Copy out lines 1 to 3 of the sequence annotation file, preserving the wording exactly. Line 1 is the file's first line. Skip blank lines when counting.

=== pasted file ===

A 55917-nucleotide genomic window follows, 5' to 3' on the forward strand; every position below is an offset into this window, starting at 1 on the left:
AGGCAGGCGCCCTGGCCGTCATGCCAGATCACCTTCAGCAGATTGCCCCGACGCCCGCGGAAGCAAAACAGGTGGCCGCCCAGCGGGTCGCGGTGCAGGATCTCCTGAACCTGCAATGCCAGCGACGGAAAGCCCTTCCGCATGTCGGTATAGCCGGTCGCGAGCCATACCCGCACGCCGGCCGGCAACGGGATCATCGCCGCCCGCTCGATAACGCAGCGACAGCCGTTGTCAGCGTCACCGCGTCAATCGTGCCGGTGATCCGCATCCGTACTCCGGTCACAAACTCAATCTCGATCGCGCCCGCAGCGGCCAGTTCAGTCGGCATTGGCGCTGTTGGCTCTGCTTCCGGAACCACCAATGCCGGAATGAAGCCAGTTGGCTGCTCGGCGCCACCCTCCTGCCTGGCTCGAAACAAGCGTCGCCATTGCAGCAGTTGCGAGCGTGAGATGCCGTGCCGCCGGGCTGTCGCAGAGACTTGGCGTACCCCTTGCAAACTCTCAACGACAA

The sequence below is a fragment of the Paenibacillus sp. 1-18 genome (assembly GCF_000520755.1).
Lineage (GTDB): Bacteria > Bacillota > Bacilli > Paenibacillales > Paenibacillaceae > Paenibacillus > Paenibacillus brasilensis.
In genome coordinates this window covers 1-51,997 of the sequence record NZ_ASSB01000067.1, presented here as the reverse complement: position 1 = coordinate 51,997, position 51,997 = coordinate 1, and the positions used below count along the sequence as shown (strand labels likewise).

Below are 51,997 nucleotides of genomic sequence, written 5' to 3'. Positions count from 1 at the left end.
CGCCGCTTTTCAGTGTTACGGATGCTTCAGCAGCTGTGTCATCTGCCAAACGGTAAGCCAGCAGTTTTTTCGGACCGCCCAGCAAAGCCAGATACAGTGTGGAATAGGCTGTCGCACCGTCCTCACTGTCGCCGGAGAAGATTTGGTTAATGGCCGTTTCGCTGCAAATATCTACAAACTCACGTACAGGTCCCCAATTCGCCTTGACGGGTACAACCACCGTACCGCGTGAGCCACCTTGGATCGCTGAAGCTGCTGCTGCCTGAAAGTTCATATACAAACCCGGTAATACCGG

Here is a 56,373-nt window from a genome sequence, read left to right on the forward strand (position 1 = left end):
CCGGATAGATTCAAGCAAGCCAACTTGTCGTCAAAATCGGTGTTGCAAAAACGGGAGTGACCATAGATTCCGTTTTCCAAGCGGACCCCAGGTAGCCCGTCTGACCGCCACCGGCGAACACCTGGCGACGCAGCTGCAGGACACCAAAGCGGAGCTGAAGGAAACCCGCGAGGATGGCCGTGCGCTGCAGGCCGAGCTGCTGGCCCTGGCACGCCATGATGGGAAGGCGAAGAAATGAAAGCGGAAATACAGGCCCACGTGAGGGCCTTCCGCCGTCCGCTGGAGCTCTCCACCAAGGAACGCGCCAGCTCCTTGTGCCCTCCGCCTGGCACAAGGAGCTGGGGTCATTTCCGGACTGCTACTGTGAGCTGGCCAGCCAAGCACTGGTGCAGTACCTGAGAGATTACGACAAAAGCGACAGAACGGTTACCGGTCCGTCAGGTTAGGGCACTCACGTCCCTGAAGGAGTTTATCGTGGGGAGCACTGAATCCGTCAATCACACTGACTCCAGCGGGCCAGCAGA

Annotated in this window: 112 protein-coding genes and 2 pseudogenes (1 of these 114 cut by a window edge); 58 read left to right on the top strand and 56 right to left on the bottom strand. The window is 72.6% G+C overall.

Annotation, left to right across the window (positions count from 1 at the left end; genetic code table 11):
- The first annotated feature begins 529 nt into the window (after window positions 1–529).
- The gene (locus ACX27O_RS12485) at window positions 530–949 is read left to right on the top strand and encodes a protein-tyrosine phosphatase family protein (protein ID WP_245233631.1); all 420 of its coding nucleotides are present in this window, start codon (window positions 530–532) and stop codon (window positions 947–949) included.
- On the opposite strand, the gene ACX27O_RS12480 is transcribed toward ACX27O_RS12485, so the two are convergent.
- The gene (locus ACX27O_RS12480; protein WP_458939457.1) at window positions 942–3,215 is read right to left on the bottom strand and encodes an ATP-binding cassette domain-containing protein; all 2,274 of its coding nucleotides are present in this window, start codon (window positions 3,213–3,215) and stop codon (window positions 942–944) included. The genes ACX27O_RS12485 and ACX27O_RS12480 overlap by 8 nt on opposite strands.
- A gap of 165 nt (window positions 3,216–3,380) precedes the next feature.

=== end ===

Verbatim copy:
A 55917-nucleotide genomic window follows, 5' to 3' on the forward strand; every position below is an offset into this window, starting at 1 on the left:
AGGCAGGCGCCCTGGCCGTCATGCCAGATCACCTTCAGCAGATTGCCCCGACGCCCGCGGAAGCAAAACAGGTGGCCGCCCAGCGGGTCGCGGTGCAGGATCTCCTGAACCTGCAATGCCAGCGACGGAAAGCCCTTCCGCATGTCGGTATAGCCGGTCGCGAGCCATACCCGCACGCCGGCCGGCAACGGGATCATCGCCGCCCGCTCGATAACGCAGCGACAGCCGTTGTCAGCGTCACCGCGTCAATCGTGCCGGTGATCCGCATCCGTACTCCGGTCACAAACTCAATCTCGATCGCGCCCGCAGCGGCCAGTTCAGTCGGCATTGGCGCTGTTGGCTCTGCTTCCGGAACCACCAATGCCGGAATGAAGCCAGTTGGCTGCTCGGCGCCACCCTCCTGCCTGGCTCGAAACAAGCGTCGCCATTGCAGCAGTTGCGAGCGTGAGATGCCGTGCCGCCGGGCTGTCGCAGAGACTTGGCGTACCCCTTGCAAACTCTCAACGACAA

The sequence below is a fragment of the Paenibacillus sp. 1-18 genome (assembly GCF_000520755.1).